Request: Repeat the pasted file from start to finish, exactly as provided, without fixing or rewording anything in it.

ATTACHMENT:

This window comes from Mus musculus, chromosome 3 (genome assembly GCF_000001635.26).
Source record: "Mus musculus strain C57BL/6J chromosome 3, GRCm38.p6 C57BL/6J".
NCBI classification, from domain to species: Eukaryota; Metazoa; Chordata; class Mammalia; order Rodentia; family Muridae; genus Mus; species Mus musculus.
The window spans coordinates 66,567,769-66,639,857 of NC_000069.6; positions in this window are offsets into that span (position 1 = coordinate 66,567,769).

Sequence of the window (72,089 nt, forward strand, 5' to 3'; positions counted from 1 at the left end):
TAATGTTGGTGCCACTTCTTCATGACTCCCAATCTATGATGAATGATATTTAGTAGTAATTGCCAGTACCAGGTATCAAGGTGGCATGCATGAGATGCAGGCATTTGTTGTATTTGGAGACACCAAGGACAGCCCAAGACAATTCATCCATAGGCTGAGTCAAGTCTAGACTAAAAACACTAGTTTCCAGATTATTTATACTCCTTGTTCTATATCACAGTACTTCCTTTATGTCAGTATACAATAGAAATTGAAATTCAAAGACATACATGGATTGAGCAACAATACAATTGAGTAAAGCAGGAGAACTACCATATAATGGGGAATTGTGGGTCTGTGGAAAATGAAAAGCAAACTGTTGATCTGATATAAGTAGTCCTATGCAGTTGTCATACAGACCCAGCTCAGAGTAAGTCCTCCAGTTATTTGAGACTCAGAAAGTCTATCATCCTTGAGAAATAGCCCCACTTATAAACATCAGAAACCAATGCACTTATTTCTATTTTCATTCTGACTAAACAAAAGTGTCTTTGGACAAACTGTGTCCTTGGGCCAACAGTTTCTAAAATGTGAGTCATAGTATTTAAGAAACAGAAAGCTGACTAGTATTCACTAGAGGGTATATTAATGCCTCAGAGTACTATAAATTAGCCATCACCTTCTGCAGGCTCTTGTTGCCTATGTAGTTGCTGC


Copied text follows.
This window comes from Mus musculus, chromosome 3 (genome assembly GCF_000001635.26).
Source record: "Mus musculus strain C57BL/6J chromosome 3, GRCm38.p6 C57BL/6J".
NCBI classification, from domain to species: Eukaryota; Metazoa; Chordata; class Mammalia; order Rodentia; family Muridae; genus Mus; species Mus musculus.
The window spans coordinates 66,567,769-66,639,857 of NC_000069.6; positions in this window are offsets into that span (position 1 = coordinate 66,567,769).

Sequence of the window (72,089 nt, forward strand, 5' to 3'; positions counted from 1 at the left end):
TAATGTTGGTGCCACTTCTTCATGACTCCCAATCTATGATGAATGATATTTAGTAGTAATTGCCAGTACCAGGTATCAAGGTGGCATGCATGAGATGCAGGCATTTGTTGTATTTGGAGACACCAAGGACAGCCCAAGACAATTCATCCATAGGCTGAGTCAAGTCTAGACTAAAAACACTAGTTTCCAGATTATTTATACTCCTTGTTCTATATCACAGTACTTCCTTTATGTCAGTATACAATAGAAATTGAAATTCAAAGACATACATGGATTGAGCAACAATACAATTGAGTAAAGCAGGAGAACTACCATATAATGGGGAATTGTGGGTCTGTGGAAAATGAAAAGCAAACTGTTGATCTGATATAAGTAGTCCTATGCAGTTGTCATACAGACCCAGCTCAGAGTAAGTCCTCCAGTTATTTGAGACTCAGAAAGTCTATCATCCTTGAGAAATAGCCCCACTTATAAACATCAGAAACCAATGCACTTATTTCTATTTTCATTCTGACTAAACAAAAGTGTCTTTGGACAAACTGTGTCCTTGGGCCAACAGTTTCTAAAATGTGAGTCATAGTATTTAAGAAACAGAAAGCTGACTAGTATTCACTAGAGGGTATATTAATGCCTCAGAGTACTATAAATTAGCCATCACCTTCTGCAGGCTCTTGTTGCCTATGTAGTTGCTGC